Thomas and I took one overnight trip away from Kenmare, a drive through the south of County Cork, and the seaside towns of Clonakilty and Kinsale. These are two places that our Irish friends go when they’re on holiday, so we thought we’d try them as well.
We traveled south east from Kenmare, through the same area we had been already, past Bonane and over the pass to Cork.
From Kerry Countryside
We had lunch at Bantry, sitting in this square. Bantry is the site of the unfortunate an event in the Irish Rebellion of 1798, an uprising inspired by the successful US revolution (“revolution:” the winners alternative to “rebellion”). It was at Bantry in 1796 that England got lucky with the weather. Again.
There is a large and famous house to see in Bantry, but we chose not to see it. We wanted to get out into the countryside, for sites like this open beach with people and dogs on it. We stopped here and ate apples.
We drove through towns like Skibbereen, Glandore, Drombeg, Rosscarbery, until we finally arrived at Clonakilty. Clon is mainly known for its beach, but it was too wet and cold to go down there, and anyway, being from a beach town, I wasn’t all that keen on visiting a cold wet beach. It’s also known for the Michael Collins Centre, because Collins was born here. The Centre includes a reconstruction of his fatal ambush, which would be too heartbreaking for me to visit.
So Thomas enjoyed the hotel’s spa, and I walked to downtown Clonakilty and wandered around, looking for something to do and eat later that night.
Before I write about that tho, I want to share this sign with you.
Both Thomas and I found that the signs in Ireland appeal to a much more educated and responsible public than American signage. Here’s one he found in a toilet.
I amused myself in one bookstore after another, dodged an crowds of Irish families and their strollers, and had a Bulmer’s at De Barra’s. I didn’t realize at the time it was so famous. While I was there with the Bulmer’s, I read a trashy Irish magazine that seemed to be half People and half Enquirer. Both were deliciously Irish.
I didn’t take any photos of the town, and I have no idea why. It was really, really cute, and much bigger than Kenmare. This tourist site has some typical sights, although of course when I was there it was grey and sort of damp. Not that I minded.
I walked back to the hotel around 6. Thomas was refreshed from his time at the spa, and instead of dinner, we decided to eat popcorn and watch Mama Mia at the adjoining cinema. I liked the movie much more than I expected I would, mostly because of Streep. This was the first movie we watched with Irish people, and were surprised that they waited in their seats unit the credits were over before leaving. We began to stand up as soon as they started rolling like rude Americans do, but quickly sat down, not to be bold. (In Irish, to be “bold” is to misbehave).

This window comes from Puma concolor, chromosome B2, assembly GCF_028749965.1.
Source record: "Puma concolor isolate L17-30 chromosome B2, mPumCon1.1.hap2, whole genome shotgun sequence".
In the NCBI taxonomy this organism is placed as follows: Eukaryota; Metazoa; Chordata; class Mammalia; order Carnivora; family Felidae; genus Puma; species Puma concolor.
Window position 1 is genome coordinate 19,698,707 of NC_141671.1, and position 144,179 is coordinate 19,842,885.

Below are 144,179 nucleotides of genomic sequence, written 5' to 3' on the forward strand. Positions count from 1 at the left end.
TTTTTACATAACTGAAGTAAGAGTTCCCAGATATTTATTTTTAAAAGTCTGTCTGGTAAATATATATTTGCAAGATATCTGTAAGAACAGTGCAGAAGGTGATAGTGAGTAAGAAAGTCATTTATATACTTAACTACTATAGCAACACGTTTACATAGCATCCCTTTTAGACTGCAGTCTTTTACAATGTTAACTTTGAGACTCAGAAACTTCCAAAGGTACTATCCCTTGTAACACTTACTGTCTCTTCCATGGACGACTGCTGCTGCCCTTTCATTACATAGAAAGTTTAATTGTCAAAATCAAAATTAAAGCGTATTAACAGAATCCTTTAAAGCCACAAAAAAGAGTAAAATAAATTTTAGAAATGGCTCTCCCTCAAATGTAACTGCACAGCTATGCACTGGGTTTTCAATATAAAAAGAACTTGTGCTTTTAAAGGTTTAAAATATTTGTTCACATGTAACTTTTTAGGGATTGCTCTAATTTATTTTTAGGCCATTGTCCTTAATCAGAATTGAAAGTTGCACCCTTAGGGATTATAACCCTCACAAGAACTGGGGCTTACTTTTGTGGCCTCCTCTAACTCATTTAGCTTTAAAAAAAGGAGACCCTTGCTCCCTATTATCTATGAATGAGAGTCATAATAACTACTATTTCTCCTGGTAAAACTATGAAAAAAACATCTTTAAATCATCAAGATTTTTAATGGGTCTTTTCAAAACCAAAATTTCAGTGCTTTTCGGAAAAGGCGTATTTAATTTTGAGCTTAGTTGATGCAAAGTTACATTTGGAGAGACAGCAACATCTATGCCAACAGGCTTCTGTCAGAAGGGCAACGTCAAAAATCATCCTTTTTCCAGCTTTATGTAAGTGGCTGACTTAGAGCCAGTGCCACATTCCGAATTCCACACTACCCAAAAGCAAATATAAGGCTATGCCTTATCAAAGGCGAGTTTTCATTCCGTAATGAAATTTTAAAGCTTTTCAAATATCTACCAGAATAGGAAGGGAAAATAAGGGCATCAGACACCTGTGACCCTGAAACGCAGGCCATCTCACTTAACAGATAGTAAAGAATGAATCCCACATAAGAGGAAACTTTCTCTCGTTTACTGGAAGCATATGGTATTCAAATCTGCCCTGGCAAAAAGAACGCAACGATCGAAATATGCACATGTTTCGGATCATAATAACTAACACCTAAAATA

After the movie, I suggested we try De Barra for a pint, which we did. We sat in the front room for a while, and when Thomas went back to the jacks he discovered that the music was going on back there. I’m old enough now that the oldies by CSNY are old standards that all the musicians now around the world and all the old people sing along. We talked with a Physics student from Cork who was wondering if he should go to study in Milan or Los Alamos. I encouraged him to try Los Alamos, his specialty being particle physics. We also chatted with two girls from Amsterdam, who helped Thomas learn where the best gay cruisey places are there, since that is his next destination. Like everyone else we met, they will talk about politics once they know you’re for Obama and against the war. They so want Obama to win.
We were having such a great time with the two girls from Amsterdam, I thought about asking them to come back to our room, since they were camping at the beach and said it was quite cold. The conviviality, the music, the Bulmers, all were having an effect on me. I may have mentioned that when I got to Dublin, I asked my cab driver from the airport what I should make sure I do in Ireland on my first trip. He said “get drunk,” but I said I could get drunk anywhere. He said that it is different to be drunk in Ireland, and I think now that that may be true. The thing about Bulmers is, one is good with a meal, two is good for an evening out, three is probably too many, and four is what I had in Clonakilty.
I told Thomas that it was time for us to leave, and the two beautiful dutch girls hugged us and said they’d be hoping the best for us on election day. We walked back arm-in-arm to the hotel, and slept under those lovely Irish comforters until 9 the next day, when we left for Kinsale.